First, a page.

Gold headed for the biggest quarterly advance since September 1990 as demand for haven assets surged to make the metal this year’s best performing major commodity.
Bullion for immediate delivery rose 0.5 percent to $1,230.86 an ounce by 3:22 p.m. in Singapore, according to Bloomberg generic pricing. The metal is up 16 percent since the start of January in the first quarterly gain since June 2014.
Gold rallied this year as it cemented its status as a store of value amid financial market turbulence and concern about the global economy, which led to speculation that the Federal Reserve would pause on tightening monetary policy in the U.S. A gauge of the U.S. currency headed for the biggest quarterly loss since 2010 after Fed Chair Janet Yellen said Tuesday the central bank will act “cautiously” as it looks to withdraw stimulus. Investor holdings in exchange-traded products have expanded by about 300 metric tons this quarter, the most since March 2009.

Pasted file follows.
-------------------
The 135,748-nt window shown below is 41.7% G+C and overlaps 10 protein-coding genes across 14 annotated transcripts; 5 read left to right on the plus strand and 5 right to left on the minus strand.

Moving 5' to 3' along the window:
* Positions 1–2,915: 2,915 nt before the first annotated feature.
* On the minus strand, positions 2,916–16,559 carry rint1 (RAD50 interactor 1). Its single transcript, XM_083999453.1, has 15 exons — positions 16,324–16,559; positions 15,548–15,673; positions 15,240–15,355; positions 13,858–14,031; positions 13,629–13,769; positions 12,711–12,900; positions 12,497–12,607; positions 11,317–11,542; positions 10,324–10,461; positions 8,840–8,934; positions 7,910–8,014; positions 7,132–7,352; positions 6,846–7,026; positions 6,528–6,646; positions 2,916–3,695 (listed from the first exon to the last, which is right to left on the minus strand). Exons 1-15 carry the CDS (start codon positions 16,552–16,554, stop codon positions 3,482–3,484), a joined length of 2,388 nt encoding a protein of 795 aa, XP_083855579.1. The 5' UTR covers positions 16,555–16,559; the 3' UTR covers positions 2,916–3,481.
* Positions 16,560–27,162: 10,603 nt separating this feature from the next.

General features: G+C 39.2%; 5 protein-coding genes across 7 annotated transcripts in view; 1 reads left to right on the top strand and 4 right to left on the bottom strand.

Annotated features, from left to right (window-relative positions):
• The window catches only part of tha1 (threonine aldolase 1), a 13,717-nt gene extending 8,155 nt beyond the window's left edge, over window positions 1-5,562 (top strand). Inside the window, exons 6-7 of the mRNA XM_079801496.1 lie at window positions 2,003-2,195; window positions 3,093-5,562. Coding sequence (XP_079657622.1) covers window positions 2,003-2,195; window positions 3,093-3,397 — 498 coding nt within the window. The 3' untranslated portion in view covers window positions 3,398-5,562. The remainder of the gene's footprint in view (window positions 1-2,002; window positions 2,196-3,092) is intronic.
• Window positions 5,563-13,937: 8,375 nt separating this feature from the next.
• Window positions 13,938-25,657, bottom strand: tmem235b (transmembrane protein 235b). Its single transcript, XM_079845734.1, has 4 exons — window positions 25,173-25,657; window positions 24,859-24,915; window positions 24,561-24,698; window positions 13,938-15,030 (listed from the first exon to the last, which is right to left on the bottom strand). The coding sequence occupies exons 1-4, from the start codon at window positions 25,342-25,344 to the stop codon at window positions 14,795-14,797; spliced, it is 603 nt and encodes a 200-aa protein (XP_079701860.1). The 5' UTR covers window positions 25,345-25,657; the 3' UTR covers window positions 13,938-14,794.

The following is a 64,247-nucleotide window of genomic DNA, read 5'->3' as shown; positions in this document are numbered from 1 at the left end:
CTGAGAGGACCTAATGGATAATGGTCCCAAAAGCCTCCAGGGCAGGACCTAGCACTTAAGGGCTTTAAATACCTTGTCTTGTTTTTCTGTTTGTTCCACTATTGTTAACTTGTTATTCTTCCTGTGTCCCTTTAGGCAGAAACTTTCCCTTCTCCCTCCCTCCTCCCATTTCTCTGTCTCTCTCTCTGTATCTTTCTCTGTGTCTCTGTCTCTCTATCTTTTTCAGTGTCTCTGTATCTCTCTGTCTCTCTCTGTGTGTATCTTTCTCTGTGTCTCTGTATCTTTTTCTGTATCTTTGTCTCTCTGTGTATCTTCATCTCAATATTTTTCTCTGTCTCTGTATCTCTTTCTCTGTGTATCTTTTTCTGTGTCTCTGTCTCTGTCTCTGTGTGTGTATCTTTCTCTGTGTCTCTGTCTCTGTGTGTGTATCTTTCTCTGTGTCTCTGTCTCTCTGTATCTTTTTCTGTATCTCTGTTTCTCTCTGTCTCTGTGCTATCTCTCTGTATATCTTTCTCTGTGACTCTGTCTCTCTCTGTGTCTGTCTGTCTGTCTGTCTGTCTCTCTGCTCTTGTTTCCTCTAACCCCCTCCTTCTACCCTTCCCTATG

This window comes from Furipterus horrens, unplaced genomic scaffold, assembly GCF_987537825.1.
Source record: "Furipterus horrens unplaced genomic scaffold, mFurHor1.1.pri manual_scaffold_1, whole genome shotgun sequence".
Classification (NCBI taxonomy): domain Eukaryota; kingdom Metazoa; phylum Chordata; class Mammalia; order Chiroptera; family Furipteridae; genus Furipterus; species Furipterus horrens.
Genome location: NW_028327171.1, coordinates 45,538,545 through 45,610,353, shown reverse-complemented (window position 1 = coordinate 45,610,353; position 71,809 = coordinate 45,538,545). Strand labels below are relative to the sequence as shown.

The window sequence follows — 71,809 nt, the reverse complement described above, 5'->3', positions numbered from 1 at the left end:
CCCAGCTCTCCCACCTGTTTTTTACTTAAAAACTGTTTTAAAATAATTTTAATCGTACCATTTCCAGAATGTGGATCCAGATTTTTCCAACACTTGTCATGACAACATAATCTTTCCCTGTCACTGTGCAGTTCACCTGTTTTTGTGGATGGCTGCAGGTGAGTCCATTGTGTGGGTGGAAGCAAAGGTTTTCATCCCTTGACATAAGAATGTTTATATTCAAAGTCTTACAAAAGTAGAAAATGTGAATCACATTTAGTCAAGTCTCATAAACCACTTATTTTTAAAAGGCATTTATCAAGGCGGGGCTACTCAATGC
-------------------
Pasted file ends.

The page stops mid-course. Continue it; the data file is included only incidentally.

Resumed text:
“The dovish remarks by Yellen earlier this week which reinforced the Fed’s stance to proceed gradually and cautiously with rate hikes this year have weighed on the U.S. dollar index, which is a positive for gold,” Vyanne Lai, an economist at National Australia Bank Ltd., said by e-mail. “Investment demand for gold appears to be holding up.”
- Traders now see no chance of a change in Fed policy next month and only a 54 percent likelihood of an interest rate increase by December. Higher borrowing costs curb the appeal of bullion.
- In China, bullion of 99.99 percent purity lost 1.2 percent to 256.50 yuan a gram ($1,234.09 an ounce) on the Shanghai Gold Exchange.
- Spot silver added 0.3 percent to $15.277 an ounce for a quarterly gain of 10 percent. Platinum rose 0.5 percent to $967 an ounce and is up 8.5 percent this quarter, the most since the period ended September 2012.